IRC 121 is a part of the Taxpayer Relief Act of 1997.
It provides up to $500,000 tax-free real estate capital gains for couples.
Moving into a second home for two years makes IRC 121 applicable to its sale.
Did you know?
IRC 121 replaced the old tax deferring “rollover” provision requiring the purchase of an equal or greater value home after selling a primary residence.
Before the Taxpayer Relief Act of 1997 homeowners could sell their primary residence and defer paying taxes on the gain by getting into a new home of equal or greater value within two years of the sale. This was known as the “rollover” provision. The relief act of 1997 repealed and replaced this provision with Internal Revenue Code (IRC) 121, a new tax-free capital gain exclusion on the sale of a primary home.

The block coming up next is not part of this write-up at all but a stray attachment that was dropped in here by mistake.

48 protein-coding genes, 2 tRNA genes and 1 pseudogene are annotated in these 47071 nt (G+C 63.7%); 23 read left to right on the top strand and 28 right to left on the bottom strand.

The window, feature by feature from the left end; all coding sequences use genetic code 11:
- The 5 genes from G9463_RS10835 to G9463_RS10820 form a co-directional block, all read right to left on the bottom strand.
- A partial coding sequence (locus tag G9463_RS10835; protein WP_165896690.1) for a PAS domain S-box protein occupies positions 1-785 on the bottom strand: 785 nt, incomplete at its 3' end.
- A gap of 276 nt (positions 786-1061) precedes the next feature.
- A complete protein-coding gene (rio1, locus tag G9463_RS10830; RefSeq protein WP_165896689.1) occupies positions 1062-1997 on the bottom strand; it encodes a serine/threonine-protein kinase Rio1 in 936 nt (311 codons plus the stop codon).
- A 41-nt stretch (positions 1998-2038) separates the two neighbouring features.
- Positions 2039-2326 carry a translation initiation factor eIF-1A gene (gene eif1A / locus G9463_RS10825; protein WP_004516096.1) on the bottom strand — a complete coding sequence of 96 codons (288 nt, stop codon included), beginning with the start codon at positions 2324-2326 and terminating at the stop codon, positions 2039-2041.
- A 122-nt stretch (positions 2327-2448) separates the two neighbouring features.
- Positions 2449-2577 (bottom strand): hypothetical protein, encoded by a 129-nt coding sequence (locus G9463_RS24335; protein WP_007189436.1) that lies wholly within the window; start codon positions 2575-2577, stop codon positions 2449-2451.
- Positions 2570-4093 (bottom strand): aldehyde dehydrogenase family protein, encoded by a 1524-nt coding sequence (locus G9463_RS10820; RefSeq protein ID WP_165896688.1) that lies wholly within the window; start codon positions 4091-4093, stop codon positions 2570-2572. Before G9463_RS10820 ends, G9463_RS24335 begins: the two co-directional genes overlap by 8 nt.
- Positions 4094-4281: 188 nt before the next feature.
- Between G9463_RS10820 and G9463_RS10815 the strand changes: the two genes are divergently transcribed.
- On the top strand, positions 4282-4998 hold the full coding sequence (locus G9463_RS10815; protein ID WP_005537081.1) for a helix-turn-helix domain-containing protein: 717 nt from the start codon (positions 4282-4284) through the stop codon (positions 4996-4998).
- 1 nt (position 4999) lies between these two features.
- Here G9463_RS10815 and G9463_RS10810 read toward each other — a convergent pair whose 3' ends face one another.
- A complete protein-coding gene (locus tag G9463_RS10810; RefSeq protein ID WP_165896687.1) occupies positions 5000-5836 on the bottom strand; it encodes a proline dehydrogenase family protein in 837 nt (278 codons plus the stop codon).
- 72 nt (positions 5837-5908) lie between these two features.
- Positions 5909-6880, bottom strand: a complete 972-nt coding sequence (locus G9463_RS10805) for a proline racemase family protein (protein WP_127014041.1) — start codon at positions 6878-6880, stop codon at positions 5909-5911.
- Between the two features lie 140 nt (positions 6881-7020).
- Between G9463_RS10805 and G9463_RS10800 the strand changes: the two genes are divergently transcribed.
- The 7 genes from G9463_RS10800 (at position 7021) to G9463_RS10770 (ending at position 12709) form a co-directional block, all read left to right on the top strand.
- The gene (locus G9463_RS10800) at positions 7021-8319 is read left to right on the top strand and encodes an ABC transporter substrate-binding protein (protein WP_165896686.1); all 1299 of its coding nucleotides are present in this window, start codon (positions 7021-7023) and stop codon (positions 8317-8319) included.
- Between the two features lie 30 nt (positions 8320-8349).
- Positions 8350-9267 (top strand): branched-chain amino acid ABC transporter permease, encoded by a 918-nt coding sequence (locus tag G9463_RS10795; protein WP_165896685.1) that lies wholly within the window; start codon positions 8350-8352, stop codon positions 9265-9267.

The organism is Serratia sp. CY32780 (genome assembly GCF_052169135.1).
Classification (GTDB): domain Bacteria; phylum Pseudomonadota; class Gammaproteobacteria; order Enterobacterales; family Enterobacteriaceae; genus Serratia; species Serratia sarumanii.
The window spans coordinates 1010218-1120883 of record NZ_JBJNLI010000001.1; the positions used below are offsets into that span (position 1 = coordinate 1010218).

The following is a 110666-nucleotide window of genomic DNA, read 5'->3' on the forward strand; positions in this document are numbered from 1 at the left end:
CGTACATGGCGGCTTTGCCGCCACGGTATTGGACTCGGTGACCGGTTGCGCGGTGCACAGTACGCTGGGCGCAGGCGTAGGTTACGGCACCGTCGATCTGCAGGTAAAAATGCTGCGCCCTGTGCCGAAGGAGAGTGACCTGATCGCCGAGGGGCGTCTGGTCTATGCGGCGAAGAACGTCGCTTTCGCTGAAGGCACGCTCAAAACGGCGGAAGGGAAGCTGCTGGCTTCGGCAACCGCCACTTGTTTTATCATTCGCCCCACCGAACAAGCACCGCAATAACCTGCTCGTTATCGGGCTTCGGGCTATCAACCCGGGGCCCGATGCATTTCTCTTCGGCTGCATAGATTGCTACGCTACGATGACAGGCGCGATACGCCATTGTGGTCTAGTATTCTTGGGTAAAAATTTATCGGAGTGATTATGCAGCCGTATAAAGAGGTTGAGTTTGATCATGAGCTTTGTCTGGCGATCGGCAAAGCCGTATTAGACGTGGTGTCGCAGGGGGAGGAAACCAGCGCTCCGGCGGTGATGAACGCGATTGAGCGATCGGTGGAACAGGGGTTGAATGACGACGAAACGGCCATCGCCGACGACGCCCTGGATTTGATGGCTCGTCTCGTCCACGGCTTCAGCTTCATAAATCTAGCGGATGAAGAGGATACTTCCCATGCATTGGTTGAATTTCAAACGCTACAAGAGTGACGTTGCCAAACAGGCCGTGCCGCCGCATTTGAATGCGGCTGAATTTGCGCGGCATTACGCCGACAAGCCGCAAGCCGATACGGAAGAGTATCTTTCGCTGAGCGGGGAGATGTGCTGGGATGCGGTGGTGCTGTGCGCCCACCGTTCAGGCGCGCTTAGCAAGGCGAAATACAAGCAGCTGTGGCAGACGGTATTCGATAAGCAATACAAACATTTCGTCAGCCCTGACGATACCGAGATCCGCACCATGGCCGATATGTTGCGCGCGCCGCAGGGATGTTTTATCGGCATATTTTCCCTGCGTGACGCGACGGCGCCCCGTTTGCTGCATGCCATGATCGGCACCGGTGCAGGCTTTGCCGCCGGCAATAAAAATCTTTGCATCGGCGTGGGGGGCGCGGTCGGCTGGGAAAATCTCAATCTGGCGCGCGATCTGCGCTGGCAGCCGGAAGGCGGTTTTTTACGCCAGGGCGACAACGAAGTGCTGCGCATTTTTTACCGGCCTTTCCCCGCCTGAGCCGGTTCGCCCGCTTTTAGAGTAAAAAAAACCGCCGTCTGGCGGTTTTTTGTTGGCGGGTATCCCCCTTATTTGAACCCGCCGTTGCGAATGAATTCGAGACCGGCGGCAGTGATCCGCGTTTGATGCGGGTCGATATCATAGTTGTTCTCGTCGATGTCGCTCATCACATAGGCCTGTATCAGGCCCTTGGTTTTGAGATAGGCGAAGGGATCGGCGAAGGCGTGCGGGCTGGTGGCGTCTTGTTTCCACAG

If the seller has owned and occupied the house for two of the previous five years, gains of up to $500,000 for couples and $250,000 for individuals are completely exempted from taxation. IRC 121 can even be utilized once every two years. In effect you can buy a home, watch it appreciate for the two years you live in it, and sell it at a tax-free profit.
IRC 121 also has exceptions to the two-year requirement in certain cases of a change in employment, health issues or other unforeseen circumstances.
You should keep up with the appreciation in your home’s value and sell to take advantage of IRC 121 before the gain gets above the exclusion limit. On the other hand, if your gain is already north of the limit, you might consider moving into a new permanent residence, rent out your gain-rich home and eventually trade it through a 1031 exchange to defer the taxes due.
What does IRC 121 mean to owners of second homes? You should strongly consider moving into your second home for two years if that is possible to realize the tax-free gains offered by IRC 121.